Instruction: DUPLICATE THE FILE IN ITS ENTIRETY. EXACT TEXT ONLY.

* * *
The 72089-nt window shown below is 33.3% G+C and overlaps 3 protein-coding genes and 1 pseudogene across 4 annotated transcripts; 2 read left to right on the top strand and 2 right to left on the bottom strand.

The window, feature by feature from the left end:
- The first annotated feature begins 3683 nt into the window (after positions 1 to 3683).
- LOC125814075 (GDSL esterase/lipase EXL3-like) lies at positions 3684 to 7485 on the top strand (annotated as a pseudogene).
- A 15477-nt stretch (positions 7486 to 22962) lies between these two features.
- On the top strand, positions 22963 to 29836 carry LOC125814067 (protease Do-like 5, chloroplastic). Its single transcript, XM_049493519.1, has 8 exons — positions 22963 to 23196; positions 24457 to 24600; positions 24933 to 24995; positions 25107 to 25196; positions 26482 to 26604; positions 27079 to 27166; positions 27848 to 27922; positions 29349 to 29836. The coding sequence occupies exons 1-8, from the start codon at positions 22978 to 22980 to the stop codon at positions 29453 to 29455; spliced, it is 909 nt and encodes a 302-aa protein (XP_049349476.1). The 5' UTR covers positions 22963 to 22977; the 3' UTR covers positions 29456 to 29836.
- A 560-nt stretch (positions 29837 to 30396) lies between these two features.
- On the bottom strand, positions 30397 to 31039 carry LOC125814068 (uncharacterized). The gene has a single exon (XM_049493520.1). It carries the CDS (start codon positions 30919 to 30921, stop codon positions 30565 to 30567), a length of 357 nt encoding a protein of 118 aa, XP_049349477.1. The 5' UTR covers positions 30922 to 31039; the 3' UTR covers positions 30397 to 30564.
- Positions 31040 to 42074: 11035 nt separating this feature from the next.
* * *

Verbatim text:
The 72089-nt window shown below is 33.3% G+C and overlaps 3 protein-coding genes and 1 pseudogene across 4 annotated transcripts; 2 read left to right on the top strand and 2 right to left on the bottom strand.

The window, feature by feature from the left end:
- The first annotated feature begins 3683 nt into the window (after positions 1 to 3683).
- LOC125814075 (GDSL esterase/lipase EXL3-like) lies at positions 3684 to 7485 on the top strand (annotated as a pseudogene).
- A 15477-nt stretch (positions 7486 to 22962) lies between these two features.
- On the top strand, positions 22963 to 29836 carry LOC125814067 (protease Do-like 5, chloroplastic). Its single transcript, XM_049493519.1, has 8 exons — positions 22963 to 23196; positions 24457 to 24600; positions 24933 to 24995; positions 25107 to 25196; positions 26482 to 26604; positions 27079 to 27166; positions 27848 to 27922; positions 29349 to 29836. The coding sequence occupies exons 1-8, from the start codon at positions 22978 to 22980 to the stop codon at positions 29453 to 29455; spliced, it is 909 nt and encodes a 302-aa protein (XP_049349476.1). The 5' UTR covers positions 22963 to 22977; the 3' UTR covers positions 29456 to 29836.
- A 560-nt stretch (positions 29837 to 30396) lies between these two features.
- On the bottom strand, positions 30397 to 31039 carry LOC125814068 (uncharacterized). The gene has a single exon (XM_049493520.1). It carries the CDS (start codon positions 30919 to 30921, stop codon positions 30565 to 30567), a length of 357 nt encoding a protein of 118 aa, XP_049349477.1. The 5' UTR covers positions 30922 to 31039; the 3' UTR covers positions 30397 to 30564.
- Positions 31040 to 42074: 11035 nt separating this feature from the next.